Browsing Tag Dr Robert

Masters – Kenney Jones (Small Faces)

This entry is part 20 of 20 in the series Masters

I managed to catch up with Kenney ahead of his performance at Modstock to talk about his life behind the drumkit with some of the biggest bands in the history of British rock and find out more about the new Small Faces boxset and greatest hits releases.

01. What got you interested in music and who were your early influences?

I was blown away after seeing Lonnie Donegan on TV playing ‘Rock on the line’. He was playing banjo. I just fell in love with the banjo! I remembered seeing a banjo in a pawn shop next to Bethnal Green Station. The next day I went to buy it but unfortunately the guy had sold it. A friend had half a drum kit with one and half drum sticks and that got my buds going. I was hooked. I bought my very first drum kit in a shop in East Ham on Green Lane call the J 60’s. It was a white Olympic old Jazz kit. My early influences were The Shadows; Jimmy McGriff and Booker T and the MG’s.

02. When and how did you first meet Steve and Ronnie?

I met Ronnie Lane in my local pub called The British Prince where Ronnie’s brother worked as a barman. Ronnie and I first met Steve Marriott in the same shop that I bought my drum kit where he worked on Saturday mornings.

03 What were the early shows like at Leicester square and the Marquee, and did you have a particular favourite venue?

The shows at Leicester Square and the Cavern were amazing. My favourite clubs at the time were ‘The Marquee’ and ‘The Flamingo’.

04. What was the original mod scene like and did you frequent any of the famous clubs like the Scene or Flamingo for example and do you have any fond memories you can share with us?

Well apart from my comments above it was a great place to meet up in a time when music and fashion were as one.

05. What other bands did you rate back in the sixties and are there any current bands you enjoy?

I liked ‘The Action’ in the 60’s and of course ‘The Shadows’ in the 60’s. I quite enjoy The Strypes and recently my 16 year old daughter Erin has got me into Plain White T’s.  She is great at playing me the most recent stuff and tries to keep me up to date! Some I like and other stuff makes me cringe! And of course I love the Red Hot Chilli Peppers – great drummer!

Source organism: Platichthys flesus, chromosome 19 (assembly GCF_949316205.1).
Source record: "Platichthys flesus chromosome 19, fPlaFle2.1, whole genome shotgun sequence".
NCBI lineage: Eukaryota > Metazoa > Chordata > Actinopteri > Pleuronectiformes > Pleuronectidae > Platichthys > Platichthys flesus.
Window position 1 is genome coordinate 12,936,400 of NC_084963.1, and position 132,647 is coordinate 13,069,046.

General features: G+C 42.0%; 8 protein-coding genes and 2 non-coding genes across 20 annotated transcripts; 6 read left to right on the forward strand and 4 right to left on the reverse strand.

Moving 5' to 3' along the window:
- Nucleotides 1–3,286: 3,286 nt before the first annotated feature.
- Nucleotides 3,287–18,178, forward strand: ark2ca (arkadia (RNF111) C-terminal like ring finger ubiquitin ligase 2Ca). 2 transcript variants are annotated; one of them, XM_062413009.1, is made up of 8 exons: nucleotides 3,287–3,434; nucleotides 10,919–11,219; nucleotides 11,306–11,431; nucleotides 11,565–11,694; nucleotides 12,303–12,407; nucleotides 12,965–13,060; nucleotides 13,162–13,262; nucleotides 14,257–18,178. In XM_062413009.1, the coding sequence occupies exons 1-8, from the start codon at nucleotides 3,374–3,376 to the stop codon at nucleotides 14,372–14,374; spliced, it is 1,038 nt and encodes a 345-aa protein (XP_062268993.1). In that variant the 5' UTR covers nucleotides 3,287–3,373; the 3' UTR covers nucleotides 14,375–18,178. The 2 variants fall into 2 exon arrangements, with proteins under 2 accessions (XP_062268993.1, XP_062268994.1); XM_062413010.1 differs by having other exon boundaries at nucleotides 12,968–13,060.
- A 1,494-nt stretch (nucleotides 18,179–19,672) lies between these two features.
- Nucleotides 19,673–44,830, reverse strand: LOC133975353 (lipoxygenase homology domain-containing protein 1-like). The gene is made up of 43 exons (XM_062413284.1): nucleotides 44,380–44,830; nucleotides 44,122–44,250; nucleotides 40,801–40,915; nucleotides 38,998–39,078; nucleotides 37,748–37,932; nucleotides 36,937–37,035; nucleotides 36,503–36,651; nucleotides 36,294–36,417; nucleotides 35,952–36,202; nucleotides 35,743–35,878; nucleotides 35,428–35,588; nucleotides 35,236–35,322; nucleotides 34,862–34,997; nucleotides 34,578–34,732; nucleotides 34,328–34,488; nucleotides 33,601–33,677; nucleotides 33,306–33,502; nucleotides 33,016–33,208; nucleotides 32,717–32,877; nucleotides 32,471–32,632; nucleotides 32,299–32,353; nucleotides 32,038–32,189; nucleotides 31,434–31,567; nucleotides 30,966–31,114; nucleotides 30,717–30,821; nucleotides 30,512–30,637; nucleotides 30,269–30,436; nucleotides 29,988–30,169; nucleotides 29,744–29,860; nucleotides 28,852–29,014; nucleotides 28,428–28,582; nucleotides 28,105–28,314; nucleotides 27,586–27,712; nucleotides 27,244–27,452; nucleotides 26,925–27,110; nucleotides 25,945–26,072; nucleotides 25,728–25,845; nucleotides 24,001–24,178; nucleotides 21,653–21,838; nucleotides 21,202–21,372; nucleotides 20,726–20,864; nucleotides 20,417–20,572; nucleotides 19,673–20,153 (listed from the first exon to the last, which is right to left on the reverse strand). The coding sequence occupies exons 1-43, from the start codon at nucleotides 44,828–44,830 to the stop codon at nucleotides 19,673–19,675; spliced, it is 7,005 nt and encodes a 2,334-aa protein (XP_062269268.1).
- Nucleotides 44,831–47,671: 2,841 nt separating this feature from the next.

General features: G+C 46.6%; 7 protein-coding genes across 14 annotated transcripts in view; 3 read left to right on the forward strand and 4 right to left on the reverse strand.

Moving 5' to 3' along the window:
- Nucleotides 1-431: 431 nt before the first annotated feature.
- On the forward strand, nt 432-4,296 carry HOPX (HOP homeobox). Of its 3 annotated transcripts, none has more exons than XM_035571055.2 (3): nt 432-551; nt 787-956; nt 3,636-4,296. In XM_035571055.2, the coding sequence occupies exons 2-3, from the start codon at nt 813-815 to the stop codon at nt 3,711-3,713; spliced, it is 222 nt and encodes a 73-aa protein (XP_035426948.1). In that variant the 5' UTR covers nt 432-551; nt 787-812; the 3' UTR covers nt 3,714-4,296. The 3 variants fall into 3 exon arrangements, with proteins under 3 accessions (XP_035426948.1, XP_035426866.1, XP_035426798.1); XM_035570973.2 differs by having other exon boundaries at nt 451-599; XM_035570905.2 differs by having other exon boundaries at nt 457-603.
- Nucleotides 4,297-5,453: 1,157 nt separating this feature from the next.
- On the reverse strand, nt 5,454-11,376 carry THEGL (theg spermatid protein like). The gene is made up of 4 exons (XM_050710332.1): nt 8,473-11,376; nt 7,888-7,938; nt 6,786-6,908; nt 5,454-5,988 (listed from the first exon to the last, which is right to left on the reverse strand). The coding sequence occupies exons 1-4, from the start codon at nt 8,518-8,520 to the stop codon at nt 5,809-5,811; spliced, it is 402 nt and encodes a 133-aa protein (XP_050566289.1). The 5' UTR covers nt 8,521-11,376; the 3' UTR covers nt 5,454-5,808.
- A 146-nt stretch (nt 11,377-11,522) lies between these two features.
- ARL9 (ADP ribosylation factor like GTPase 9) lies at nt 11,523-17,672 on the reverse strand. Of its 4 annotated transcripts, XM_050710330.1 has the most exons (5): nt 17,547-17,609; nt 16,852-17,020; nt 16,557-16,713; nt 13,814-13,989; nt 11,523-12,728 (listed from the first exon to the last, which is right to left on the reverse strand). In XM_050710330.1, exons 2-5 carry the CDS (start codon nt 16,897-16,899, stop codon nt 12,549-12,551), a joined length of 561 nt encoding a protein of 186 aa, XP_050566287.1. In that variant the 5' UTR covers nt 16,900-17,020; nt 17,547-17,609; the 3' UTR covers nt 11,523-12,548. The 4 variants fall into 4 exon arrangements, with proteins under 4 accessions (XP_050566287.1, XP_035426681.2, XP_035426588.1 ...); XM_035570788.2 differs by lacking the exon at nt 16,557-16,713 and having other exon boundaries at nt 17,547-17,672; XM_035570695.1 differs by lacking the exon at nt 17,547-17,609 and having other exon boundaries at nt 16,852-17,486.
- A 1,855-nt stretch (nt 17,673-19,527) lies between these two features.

06. I have seen the Belgium TV footage from the early days at the marquee and also beat, beat, beat or maybe it was beat club in Germany which are both incredible, and did you prefer playing live or working in the studio?

I must say I like both. Live shows give you that buzz but studio work lets you be more creative and try new things.

07. Many fans claim the immediate era was the best small faces period would you agree with that?

It was probably the most creative and Andrew Oldham gave us more freedom to experiment. But I still think the Decca stuff is also great.

08. The manifesto of Immediate Records was a great idea trying to immolate the Stax and Motown hit factory in the UK, the Small Faces were and an integral part of that. What persuaded you to join Andrew Loog Oldham in the new venture and what was the atmosphere like at Immediate?

Immediate was like a family. We all looked out for each other and Andrew was boundless back then; his enthusiasm infectious. Most of us were. It was also the first independent label.

09. The infamous tour of Australia with the Who is stuff of legend, what were your memories on the crazy antics and any other humorous tales you can share with us on life with the Small Faces?

When the captain of the plane diverted the flight to Melbourne and had us arrested when we walked off the plane with our hands up. That was us, The Who and Paul Jones. My fondest memory of touring with the Small Faces and the Who was when Keith offered me a lift to the next gig in his white Rolls Royce and we ended up going down Edinburgh High Street.  Keith had a PA system fitted behind the front grille with a mike connected to this. As we drove down the high street he shouted “Rape, rape and dangled a set of blow up legs out the back window. A bus driver stopped his bus to come to the rescue. When we got to the other side of town a policeman arrested us. He was a mad man!

10. I have heard Macs account about Steve wanting Peter Frampton to join the band to create a heavier sound and eventually leaving as a result to form Humble Pie, however it seems to me The Small Faces were already heading in that direction?

That is a difficult question to answer. Our music was already taking a different turn from our earlier stuff but Steve was pushing for change too quickly. When he left and Rod and Woody joined our music took a different direction anyway.

11. The three Small Faces went on to form The Faces together with Rod Stewart and Ronnie Wood, did you know them both from the mid sixties London scene and did you ever perform with the Birds, Steam Packet or Shotgun Express?

Our paths had crossed from time to time Well Rod was on the Immediate label so we crossed paths then. We never got a chance to play on same bill as the Birds. There were times when the Small Faces were rehearsing when Rod used to sit on the amps watching us. When Steve left I asked him to join the band.

12. You also played alongside Pete, Roger and John in The Who after Keith died, how did the Who job come about?